What do you feel is your biggest challenge as a game designer?
Finding the right artwork. I'm not the best graphic designer. My visual ideas certainly evoke something specific, but I'm a better manipulator than I am a straight up creator in the visual realm.

If you could design a game within any IP, what would it be?
Tron. Hands down, Tron. All day, Tron. End of line.

What do you wish someone had told you a long time ago about designing games?
It's going to take you much longer than you think to get your game to the point where you think it's good enough to publish. Don't worry, that's all part of it.

What advice would you like to share about designing games?
If you have an idea, WRITE IT DOWN, as soon as possible. I can't tell you the number of ideas I've lost to the ether simply because I didn't take 30 seconds to record the idea. You never know when an idea will develop into something fun, but you gotta get it down on paper, because you WILL NOT remember it like you think you will.

Then, set aside time every week to revisit each idea, and see if you can develop it. Some ideas may sit dormant for months before your mind fires on something that will work for it, but the wait is worth it. Write your ideas down.

Would you like to tell my readers what games you're working on and how far along they are?
Currently looking for a publisher I have: The Cutting Room Floor: The Moviebuilding Game
I'm planning to crowdfund: New Arrivals (RPG)
Roasters (RPG)
The Quint RPG System

Games I feel are in the final development and tweaking stage are: The Quint RPG System
Games that I'm playtesting are: The Cutting Room Floor
Games that are in the early stages of development and beta testing are: We're Here to Learn (RPG)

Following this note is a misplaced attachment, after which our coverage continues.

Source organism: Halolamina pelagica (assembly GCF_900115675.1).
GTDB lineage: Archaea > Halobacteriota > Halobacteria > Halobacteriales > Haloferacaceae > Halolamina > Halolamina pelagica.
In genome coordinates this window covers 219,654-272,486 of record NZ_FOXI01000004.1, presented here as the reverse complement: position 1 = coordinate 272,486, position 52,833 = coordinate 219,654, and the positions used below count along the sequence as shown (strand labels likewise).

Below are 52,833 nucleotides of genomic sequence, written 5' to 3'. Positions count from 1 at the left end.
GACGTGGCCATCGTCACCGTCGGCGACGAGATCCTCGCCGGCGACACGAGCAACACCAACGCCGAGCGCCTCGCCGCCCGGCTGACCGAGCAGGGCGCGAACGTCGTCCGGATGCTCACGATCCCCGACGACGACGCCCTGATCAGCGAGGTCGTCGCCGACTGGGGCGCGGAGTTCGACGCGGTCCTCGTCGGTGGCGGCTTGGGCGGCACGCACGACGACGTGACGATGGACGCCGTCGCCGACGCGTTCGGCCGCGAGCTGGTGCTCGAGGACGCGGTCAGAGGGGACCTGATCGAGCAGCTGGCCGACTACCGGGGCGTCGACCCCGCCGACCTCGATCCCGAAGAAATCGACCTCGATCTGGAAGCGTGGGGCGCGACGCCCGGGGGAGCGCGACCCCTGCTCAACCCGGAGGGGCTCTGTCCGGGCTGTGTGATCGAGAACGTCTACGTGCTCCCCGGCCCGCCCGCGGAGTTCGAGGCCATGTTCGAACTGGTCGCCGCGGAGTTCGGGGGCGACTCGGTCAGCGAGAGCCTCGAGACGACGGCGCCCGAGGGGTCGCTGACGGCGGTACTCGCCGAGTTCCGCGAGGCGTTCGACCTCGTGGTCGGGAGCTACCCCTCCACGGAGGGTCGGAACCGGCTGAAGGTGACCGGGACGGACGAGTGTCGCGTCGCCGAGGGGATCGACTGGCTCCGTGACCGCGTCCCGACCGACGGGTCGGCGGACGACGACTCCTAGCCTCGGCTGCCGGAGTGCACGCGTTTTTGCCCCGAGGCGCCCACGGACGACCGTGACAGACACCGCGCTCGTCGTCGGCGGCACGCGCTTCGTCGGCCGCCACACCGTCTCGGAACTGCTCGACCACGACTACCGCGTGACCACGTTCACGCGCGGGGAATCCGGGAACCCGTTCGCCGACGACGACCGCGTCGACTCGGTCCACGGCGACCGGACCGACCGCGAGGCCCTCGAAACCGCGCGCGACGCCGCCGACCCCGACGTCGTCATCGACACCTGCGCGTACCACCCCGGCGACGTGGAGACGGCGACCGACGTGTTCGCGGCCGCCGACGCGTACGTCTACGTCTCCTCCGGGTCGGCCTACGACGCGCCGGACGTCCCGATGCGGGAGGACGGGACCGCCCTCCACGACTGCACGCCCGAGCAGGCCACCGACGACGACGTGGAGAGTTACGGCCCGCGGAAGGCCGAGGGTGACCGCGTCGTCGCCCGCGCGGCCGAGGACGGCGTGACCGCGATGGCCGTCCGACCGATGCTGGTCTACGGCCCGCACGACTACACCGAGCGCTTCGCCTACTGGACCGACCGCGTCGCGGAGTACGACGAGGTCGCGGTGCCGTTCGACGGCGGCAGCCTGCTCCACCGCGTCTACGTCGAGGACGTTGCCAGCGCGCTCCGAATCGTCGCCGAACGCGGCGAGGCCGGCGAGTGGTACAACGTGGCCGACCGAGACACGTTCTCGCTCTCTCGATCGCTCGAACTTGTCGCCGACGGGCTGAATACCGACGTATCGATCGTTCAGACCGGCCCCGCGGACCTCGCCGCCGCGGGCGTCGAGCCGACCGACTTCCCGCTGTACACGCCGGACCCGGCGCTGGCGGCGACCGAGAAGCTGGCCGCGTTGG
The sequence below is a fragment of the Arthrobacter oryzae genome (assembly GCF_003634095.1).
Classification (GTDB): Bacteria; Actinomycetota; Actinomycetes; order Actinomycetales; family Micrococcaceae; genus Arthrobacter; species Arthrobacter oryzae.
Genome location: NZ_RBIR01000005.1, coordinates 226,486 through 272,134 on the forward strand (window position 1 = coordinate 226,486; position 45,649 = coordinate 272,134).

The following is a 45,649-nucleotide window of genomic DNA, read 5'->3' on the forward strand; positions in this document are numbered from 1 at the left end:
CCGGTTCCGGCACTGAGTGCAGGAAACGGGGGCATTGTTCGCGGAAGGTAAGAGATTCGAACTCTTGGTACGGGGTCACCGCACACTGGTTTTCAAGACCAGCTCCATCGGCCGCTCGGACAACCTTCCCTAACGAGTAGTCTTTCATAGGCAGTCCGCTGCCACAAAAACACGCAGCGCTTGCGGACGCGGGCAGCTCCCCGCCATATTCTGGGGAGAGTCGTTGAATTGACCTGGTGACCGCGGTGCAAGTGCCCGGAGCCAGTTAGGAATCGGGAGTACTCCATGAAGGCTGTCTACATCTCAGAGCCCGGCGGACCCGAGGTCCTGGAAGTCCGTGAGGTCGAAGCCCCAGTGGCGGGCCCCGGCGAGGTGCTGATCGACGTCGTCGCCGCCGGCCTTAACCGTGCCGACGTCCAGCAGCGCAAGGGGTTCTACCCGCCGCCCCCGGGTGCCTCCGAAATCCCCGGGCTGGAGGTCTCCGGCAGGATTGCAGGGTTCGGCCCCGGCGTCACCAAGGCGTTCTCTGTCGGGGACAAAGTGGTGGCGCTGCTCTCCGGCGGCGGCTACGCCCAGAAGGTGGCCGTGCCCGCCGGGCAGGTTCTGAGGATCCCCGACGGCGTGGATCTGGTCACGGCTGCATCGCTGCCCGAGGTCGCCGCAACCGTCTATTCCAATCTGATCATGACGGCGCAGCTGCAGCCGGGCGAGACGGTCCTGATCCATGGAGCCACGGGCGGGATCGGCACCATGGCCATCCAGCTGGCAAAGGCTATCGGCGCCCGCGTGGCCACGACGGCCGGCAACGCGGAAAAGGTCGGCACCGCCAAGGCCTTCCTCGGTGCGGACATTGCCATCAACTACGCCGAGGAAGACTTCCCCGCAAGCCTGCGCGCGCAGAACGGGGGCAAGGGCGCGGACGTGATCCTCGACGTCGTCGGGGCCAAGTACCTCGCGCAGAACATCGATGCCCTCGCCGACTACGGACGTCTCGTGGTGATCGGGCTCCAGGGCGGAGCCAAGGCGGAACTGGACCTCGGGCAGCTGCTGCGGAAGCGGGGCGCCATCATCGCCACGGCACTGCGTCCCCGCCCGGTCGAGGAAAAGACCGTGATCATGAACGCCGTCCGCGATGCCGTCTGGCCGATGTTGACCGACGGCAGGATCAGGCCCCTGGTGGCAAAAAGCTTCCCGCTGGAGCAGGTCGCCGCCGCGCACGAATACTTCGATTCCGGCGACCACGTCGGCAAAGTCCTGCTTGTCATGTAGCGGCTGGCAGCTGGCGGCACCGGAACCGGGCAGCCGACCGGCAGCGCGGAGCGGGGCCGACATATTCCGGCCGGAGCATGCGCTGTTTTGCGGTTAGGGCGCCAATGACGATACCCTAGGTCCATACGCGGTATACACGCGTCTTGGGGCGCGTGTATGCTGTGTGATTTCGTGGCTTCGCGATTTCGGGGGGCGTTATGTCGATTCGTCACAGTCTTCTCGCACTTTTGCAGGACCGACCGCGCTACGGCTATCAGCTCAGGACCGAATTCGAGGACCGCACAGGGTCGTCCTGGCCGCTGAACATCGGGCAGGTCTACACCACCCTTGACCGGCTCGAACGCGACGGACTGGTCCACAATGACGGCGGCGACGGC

Untitled card-based RPG system
Untitled Wedding DJ RPG (no, I'm not kidding)

And games that are still in the very early idea phase are: Shrubbery!
Crowded Elevators
Dodge Ball World Tournament
Public Transit
Bumpkin Abduction
Barbecue Battalion
Waking Up Wanted (RPG)
What is Grandpa Doing? (RPG)
Nanny, Inc. (RPG)
The Slow Season (RPG)

Are you a member of any Facebook or other design groups? (Game Maker’s Lab, Card and Board Game Developers Guild, etc.)
Board Game Design Lab Community, Card & Board Game Designers Guild, Board Game Reviewers & Media, St. Louis Board Game Design

And the oddly personal, but harmless stuff…
OK, enough of the game stuff, let's find out what really makes you tick! These are the questions that I’m sure are on everyone’s minds!

Star Trek or Star Wars? Coke or Pepsi? VHS or Betamax?
Star Wars when I want to be entertained. Star Trek when I want to be challenged. Coke. I don't have a Betamax player, so . . . yeah, VHS.

What hobbies do you have besides tabletop games?
I'm a musician and a singer, so I often have music going. I also love pistol shooting and performing stand-up and improv comedy.

What is something you learned in the last week?
If you're looking for some kind of randomizing method to explore a game mechanic, nearly everything you're looking for can be found either online or through a mobile app, even something as simple as a deck of poker cards that you can customize.

Favorite type of music? Books? Movies?